Keeping your family organised can feel like an overwhelming task — fortunately there are plenty of apps to help. This is our selection of some of the best.
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Evernote gets our nod for family note organiser, simply because it’s so very widespread, with clients for every single platform from smartwatches to smartphones to tablets and desktops, and also because it’s so particularly flexible. You can use it as a scanner, use its powerful tagging system and even set it to backup your notes outside of Evernote itself. With a little bit of elbow grease, you could practically run your entire family from within Evernote.
When your family grows, so does the complexity of keeping everyone’s movements in line, especially if both mum and dad are working and there’s after-school extracurricular activities to track. Google Calendar’s an excellent choice for this task because, like Evernote it will happily sync across pretty much every actual calendar client you’d care to name and it’s remarkably powerful if you dig underneath the surface. If you’re a single-OS household, you could also consider our favourite calendar apps for Android, iOS, Windows or Mac.
Keeping your family fed is a pretty basic task, but keeping everything organised can be a bit of a nightmare. We’re big fans of the iPad-based Menu Planner, which makes it simple to import recipes from multiple sources and build up a full schedule of properly organised meals. There’s no shortage of apps to manage your recipe and menu planning however, whether you’re an iPhone or Android user, or even the previously mentioned Evernote.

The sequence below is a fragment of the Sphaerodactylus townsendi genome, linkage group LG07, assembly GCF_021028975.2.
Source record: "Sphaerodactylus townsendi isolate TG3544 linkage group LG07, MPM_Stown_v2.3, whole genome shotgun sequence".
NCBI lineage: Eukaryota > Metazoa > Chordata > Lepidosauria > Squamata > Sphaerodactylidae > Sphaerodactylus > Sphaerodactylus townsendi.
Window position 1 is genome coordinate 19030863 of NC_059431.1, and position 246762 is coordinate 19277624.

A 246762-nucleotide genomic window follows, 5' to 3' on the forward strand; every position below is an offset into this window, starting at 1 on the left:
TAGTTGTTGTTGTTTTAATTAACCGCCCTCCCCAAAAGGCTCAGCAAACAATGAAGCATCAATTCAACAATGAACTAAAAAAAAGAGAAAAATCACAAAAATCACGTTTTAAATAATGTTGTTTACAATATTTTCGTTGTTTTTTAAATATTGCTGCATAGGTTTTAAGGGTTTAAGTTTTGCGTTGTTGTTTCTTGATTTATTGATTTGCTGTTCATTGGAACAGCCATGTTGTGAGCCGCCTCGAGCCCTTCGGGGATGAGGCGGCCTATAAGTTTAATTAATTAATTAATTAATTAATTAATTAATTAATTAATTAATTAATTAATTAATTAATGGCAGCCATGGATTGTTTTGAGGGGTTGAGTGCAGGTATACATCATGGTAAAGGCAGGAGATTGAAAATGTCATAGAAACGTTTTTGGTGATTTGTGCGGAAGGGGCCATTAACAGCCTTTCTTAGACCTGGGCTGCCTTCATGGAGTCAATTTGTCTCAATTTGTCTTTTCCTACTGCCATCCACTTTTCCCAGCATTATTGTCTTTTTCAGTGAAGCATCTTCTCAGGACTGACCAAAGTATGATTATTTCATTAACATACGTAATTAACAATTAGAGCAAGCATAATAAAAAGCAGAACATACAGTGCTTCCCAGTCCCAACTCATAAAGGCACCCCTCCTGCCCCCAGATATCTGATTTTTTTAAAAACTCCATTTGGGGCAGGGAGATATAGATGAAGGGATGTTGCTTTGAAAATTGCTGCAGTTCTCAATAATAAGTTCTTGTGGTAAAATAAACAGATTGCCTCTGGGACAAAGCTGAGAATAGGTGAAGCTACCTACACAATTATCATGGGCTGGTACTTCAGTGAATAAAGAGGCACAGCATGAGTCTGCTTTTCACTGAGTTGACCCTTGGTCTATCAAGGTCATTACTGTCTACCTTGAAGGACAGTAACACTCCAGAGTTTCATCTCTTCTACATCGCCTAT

Social media can be a good way for your wider family to keep in touch with your movements and changes, because family life is rarely anything but hectic. Facebook would be our choice of social network for its general wider appeal — everyone from the teens to the great grandparents on another continent can use it to share stories, pictures and video, even in scrapbook form. Remember, however, that it’s an exceptionally good idea to keep track of your privacy settings, especially as they relate to younger members of your family.
There’s always more cleaning, sorting, cooking and tidying to do, but there’s no reason why mum and dad should be the only ones pitching in to help. Getting kids to help out with chores helps them learn important life skills, but incentivising them to actually get things done can be hard. That’s where a service like Choremonster, which gives kids a simple points-based system to earn rewards you set can help to keep you organised and make sure the kids are on top of simple chores.
Family picture from Shutterstock